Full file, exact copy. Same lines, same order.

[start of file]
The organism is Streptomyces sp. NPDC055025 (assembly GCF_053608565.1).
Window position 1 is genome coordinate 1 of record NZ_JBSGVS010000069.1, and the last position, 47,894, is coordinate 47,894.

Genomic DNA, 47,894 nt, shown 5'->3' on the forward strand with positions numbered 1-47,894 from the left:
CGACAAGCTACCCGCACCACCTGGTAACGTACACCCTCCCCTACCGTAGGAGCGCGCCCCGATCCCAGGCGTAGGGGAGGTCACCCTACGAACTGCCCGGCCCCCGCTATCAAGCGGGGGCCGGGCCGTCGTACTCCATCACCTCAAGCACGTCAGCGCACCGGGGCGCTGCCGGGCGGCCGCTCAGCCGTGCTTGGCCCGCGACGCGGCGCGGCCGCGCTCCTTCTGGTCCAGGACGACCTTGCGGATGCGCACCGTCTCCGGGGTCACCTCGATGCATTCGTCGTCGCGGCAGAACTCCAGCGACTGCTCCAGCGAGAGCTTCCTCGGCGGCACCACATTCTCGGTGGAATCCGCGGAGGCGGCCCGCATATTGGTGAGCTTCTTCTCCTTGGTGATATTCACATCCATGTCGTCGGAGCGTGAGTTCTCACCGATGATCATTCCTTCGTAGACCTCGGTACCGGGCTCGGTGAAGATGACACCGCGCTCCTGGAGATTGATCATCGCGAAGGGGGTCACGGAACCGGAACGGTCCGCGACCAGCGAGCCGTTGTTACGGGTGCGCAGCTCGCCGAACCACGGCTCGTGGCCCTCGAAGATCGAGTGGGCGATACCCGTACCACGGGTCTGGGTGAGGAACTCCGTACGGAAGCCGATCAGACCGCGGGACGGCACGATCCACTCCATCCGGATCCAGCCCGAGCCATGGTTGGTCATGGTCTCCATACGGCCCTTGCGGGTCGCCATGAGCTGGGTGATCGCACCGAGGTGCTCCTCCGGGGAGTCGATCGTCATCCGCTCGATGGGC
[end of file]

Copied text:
The organism is Streptomyces sp. NPDC055025 (assembly GCF_053608565.1).
Window position 1 is genome coordinate 1 of record NZ_JBSGVS010000069.1, and the last position, 47,894, is coordinate 47,894.

Genomic DNA, 47,894 nt, shown 5'->3' on the forward strand with positions numbered 1-47,894 from the left:
CGACAAGCTACCCGCACCACCTGGTAACGTACACCCTCCCCTACCGTAGGAGCGCGCCCCGATCCCAGGCGTAGGGGAGGTCACCCTACGAACTGCCCGGCCCCCGCTATCAAGCGGGGGCCGGGCCGTCGTACTCCATCACCTCAAGCACGTCAGCGCACCGGGGCGCTGCCGGGCGGCCGCTCAGCCGTGCTTGGCCCGCGACGCGGCGCGGCCGCGCTCCTTCTGGTCCAGGACGACCTTGCGGATGCGCACCGTCTCCGGGGTCACCTCGATGCATTCGTCGTCGCGGCAGAACTCCAGCGACTGCTCCAGCGAGAGCTTCCTCGGCGGCACCACATTCTCGGTGGAATCCGCGGAGGCGGCCCGCATATTGGTGAGCTTCTTCTCCTTGGTGATATTCACATCCATGTCGTCGGAGCGTGAGTTCTCACCGATGATCATTCCTTCGTAGACCTCGGTACCGGGCTCGGTGAAGATGACACCGCGCTCCTGGAGATTGATCATCGCGAAGGGGGTCACGGAACCGGAACGGTCCGCGACCAGCGAGCCGTTGTTACGGGTGCGCAGCTCGCCGAACCACGGCTCGTGGCCCTCGAAGATCGAGTGGGCGATACCCGTACCACGGGTCTGGGTGAGGAACTCCGTACGGAAGCCGATCAGACCGCGGGACGGCACGATCCACTCCATCCGGATCCAGCCCGAGCCATGGTTGGTCATGGTCTCCATACGGCCCTTGCGGGTCGCCATGAGCTGGGTGATCGCACCGAGGTGCTCCTCCGGGGAGTCGATCGTCATCCGCTCGATGGGC